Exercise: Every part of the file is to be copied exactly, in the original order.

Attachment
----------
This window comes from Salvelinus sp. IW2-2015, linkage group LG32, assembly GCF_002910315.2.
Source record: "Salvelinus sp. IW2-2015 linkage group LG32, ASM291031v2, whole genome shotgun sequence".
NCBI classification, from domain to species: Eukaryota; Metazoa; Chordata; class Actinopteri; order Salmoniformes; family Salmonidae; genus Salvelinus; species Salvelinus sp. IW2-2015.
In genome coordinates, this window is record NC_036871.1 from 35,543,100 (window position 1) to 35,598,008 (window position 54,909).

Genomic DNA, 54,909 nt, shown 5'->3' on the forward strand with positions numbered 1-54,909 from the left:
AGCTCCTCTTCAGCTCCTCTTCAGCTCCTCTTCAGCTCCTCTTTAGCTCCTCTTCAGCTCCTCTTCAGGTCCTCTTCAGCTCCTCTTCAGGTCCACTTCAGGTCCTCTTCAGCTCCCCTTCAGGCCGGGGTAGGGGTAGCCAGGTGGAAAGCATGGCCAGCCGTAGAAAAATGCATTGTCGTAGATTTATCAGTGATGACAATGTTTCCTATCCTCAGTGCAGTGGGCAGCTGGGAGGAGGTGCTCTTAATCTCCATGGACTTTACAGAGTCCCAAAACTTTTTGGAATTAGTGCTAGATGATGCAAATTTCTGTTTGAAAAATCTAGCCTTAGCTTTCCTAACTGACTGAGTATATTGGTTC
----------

This window comes from Salvelinus sp. IW2-2015, linkage group LG32, assembly GCF_002910315.2.
Source record: "Salvelinus sp. IW2-2015 linkage group LG32, ASM291031v2, whole genome shotgun sequence".
NCBI classification, from domain to species: Eukaryota; Metazoa; Chordata; class Actinopteri; order Salmoniformes; family Salmonidae; genus Salvelinus; species Salvelinus sp. IW2-2015.
In genome coordinates, this window is record NC_036871.1 from 35,543,100 (window position 1) to 35,598,008 (window position 54,909).

Genomic DNA, 54,909 nt, shown 5'->3' on the forward strand with positions numbered 1-54,909 from the left:
AGCTCCTCTTCAGCTCCTCTTCAGCTCCTCTTCAGCTCCTCTTTAGCTCCTCTTCAGCTCCTCTTCAGGTCCTCTTCAGCTCCTCTTCAGGTCCACTTCAGGTCCTCTTCAGCTCCCCTTCAGGCCGGGGTAGGGGTAGCCAGGTGGAAAGCATGGCCAGCCGTAGAAAAATGCATTGTCGTAGATTTATCAGTGATGACAATGTTTCCTATCCTCAGTGCAGTGGGCAGCTGGGAGGAGGTGCTCTTAATCTCCATGGACTTTACAGAGTCCCAAAACTTTTTGGAATTAGTGCTAGATGATGCAAATTTCTGTTTGAAAAATCTAGCCTTAGCTTTCCTAACTGACTGAGTATATTGGTTC